Isn’t That Just Like God?

To hear my blog post read aloud, just click the play button. If you’re reading this in an email, you may have to click here to hear the post on my site.


There is darkness in our world this Christmas.
The news is currently full of war in Syria, a persecuted church in China, scandal at home.
There is, to be awkwardly transparent, darkness in my own self this Christmas.
be still
This has been a difficult year, full of the sorts of occurrences that God often uses to sanctify.
Medical troubles.
Bills resulting from the above.
Sanctification hurts.
As I sit in the darkness, in the stillness, in the waiting that is Advent,
sometimes I don’t want to be sanctified.
Sometimes I desire comfort and more than enough more than I desire to look like Jesus.
When we give our lives to God, He takes us at our word.
All that God desires for us comes steadily on, even when we sometimes would simply rather be left alone.
We think we know what we want.
We think we know what we need.
We think we know what to do to get it.
Especially at Christmas, we think that if we don’t do it, if we settle into the waiting and be still, it won’t get done, whatever it is.
advent waiting
Then God comes down into our darkness and asks us to see ourselves as we truly are:
empty-handed, powerless, dependent on One who refuses to leave us to our own devices.
This is often the way God loves us: with gifts we thought we didn’t need, which transform us into people we don’t necessarily want to be. ~ William Willimon
All of creation groans for redemption.
We are a people walking in darkness,
a people living in a land of great darkness.
we need a light
We are desperate for light, desperate for rescue, and God, in His great mercy, gives us


a baby.
We need a baby
Isn’t that just like God?

All photos copyright Made Sacred 2018

The Darkness of Advent

The final paper for my current master’s class was due this week, so I pray that this post from the archives blesses you. Thank you for your grace.

To hear my blog post read aloud, just click the play button. If you’re reading this in an email, you may have to click here to hear the post on my site.


Christmas begins in the dark.
Advent, this season leading up to Christmas, is for us. It is for we who live in the dark.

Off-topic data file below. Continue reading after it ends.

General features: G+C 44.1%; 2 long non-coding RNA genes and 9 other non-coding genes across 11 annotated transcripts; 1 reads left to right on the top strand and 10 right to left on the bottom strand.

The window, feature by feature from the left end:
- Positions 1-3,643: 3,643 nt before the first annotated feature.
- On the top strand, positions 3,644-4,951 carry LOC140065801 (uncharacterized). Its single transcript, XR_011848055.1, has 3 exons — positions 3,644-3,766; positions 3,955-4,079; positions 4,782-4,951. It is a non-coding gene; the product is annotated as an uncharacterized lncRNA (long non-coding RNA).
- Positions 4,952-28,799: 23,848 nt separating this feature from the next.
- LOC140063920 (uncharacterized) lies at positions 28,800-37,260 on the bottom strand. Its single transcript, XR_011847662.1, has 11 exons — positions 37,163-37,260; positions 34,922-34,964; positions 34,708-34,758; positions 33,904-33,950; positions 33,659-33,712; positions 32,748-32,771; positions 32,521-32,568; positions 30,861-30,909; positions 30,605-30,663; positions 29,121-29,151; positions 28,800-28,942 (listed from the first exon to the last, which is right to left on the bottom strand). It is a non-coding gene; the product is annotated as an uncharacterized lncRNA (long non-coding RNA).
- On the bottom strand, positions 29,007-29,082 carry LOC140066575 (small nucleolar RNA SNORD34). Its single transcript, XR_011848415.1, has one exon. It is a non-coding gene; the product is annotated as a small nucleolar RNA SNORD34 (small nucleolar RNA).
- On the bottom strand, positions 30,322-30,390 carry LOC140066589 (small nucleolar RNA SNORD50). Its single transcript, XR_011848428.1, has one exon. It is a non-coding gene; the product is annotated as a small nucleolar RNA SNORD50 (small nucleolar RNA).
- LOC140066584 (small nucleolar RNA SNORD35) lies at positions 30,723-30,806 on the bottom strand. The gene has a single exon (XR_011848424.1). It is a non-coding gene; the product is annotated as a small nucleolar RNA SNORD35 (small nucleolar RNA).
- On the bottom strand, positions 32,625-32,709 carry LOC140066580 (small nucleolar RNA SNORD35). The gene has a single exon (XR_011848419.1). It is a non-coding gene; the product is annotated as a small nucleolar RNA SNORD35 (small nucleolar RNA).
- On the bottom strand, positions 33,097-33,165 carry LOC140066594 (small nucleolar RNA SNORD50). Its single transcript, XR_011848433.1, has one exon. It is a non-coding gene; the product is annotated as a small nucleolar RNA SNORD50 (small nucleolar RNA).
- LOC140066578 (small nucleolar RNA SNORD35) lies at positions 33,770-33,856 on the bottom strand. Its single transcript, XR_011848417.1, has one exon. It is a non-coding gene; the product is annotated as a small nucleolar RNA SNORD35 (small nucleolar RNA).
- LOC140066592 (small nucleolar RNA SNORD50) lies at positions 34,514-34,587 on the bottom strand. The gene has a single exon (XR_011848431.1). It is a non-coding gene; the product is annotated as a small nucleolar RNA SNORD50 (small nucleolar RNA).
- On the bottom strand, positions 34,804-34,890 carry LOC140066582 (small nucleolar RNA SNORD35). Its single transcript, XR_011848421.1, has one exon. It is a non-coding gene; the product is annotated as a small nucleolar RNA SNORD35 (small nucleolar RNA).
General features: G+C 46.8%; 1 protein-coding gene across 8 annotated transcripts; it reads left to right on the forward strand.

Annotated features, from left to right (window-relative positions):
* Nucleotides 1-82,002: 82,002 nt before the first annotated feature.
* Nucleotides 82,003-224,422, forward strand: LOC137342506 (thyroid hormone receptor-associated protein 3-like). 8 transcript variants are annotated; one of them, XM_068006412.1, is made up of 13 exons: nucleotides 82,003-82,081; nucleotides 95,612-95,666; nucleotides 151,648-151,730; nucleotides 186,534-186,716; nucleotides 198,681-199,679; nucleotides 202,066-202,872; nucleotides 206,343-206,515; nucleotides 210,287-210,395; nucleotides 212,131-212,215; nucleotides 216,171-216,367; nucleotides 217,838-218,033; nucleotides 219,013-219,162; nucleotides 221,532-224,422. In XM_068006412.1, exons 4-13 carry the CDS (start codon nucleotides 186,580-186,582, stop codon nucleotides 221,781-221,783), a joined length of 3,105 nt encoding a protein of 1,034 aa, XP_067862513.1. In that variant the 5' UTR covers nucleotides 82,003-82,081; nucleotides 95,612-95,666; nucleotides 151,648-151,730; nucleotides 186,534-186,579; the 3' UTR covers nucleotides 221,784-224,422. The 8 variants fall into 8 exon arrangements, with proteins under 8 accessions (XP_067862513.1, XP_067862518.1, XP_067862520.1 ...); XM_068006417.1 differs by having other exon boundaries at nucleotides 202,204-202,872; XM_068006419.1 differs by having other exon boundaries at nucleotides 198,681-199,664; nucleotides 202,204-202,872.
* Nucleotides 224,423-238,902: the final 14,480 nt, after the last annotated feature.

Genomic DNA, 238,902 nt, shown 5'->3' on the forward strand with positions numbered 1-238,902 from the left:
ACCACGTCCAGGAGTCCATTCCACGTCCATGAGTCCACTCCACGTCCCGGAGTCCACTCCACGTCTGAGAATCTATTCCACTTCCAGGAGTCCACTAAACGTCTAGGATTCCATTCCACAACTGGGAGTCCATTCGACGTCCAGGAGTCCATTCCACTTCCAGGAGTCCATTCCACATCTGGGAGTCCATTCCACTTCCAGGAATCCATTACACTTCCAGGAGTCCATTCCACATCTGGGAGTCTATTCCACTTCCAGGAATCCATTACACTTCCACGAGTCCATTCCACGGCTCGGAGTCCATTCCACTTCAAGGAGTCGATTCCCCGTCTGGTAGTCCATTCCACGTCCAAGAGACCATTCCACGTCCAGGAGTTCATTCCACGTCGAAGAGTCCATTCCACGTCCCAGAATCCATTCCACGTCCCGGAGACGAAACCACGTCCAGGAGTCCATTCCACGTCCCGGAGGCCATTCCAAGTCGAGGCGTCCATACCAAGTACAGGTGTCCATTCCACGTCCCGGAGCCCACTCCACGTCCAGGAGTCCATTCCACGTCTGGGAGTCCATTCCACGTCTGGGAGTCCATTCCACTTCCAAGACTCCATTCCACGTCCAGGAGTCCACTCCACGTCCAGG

This season seems to amplify pain. Those who are lonely feel more lonely, those who are grieving feel their grief more deeply, those who are hurting seem to suffer more.
And that’s okay.
It’s okay not to feel happy this time of year.
After all, Christmas doesn’t mean much if we don’t need it.
Mary understood. Her angel visitation led to a rift between her and her beloved, a painful journey on a donkey, and giving birth next to a chicken.
Even as she clutched her newborn son, she heard the prophecy of a sword piercing her heart and wondered.
Even after her Christmas, her beloved son grew farther and farther away from her, uttering such things as Why would you look for me? Don’t you know I must be about my Father’s business? and, when she came through the crowds to see him, My mother and my brothers are those who hear the word of God and do it.
Yet Mary stayed close. She trusted and held on to her faith in her son no matter how distant he seemed, even when he died. She stayed close. Everywhere we look in the gospels we see Mary, hovering on the outskirts, still showing up, still coming back to her son again and again.
Stay Close
Can we do the same?
Can we hold on to our faith in the Son no matter how distant He seems, even if He seems to be dead?
This world is dark and we live in a continual Advent.
Don’t run away from the bitter-sweetness of this Advent season. You don’t have to pretend to feel joyful.
Don’t hide behind the tinsel and lights. Neither should you ignore the colors completely.
Linger as you abide with the sorrow and the joy, the hurt and the hope that are woven together in this season. Stay close to the Son however far away He may seem.
Settle into the knowing of how desperately we need Christmas, how desperately we need God-with-us.
Our Father promised that Christmas would come
and it came.
Our Father promises that He will come again
and it will be all the more beautiful for having lived through the darkness of Advent.

Art credit: Pieta by Michelangelo; all other photographs copyrighted by Elizabeth Giger

Waiting in the Dark

To hear my blog post read aloud, just click the play button. If you’re reading this in an email, you may have to click here to hear the post on my site.


We are all waiting in the dark.
Waiting for results,
Waiting for change,
Waiting for healing.
Waiting for
We often believe that we are waiting in the light.
We deceive ourselves into believing that we are not truly waiting at all.
Yet if we will simply be still in the dark,
if we will stop distracting ourselves with stark light,
if we will stop blinding ourselves with hollow sparkle,
there is a hope that whispers.
This hope whispers that all of your waiting is pregnant with promise.
This hope arrived once before.
This hope arrived silently, in the dark.
This hope will come once again.
This hope will come in a blaze of holy light, banishing the darkness forever.
And in this in-between time,
in this already-and-not-yet time,
keep waiting.
Keep waiting with confidence.
Keep waiting with action.
Keep waiting with watchfulness.
Keep waiting with joy.

all photographs copyright Made Sacred 2018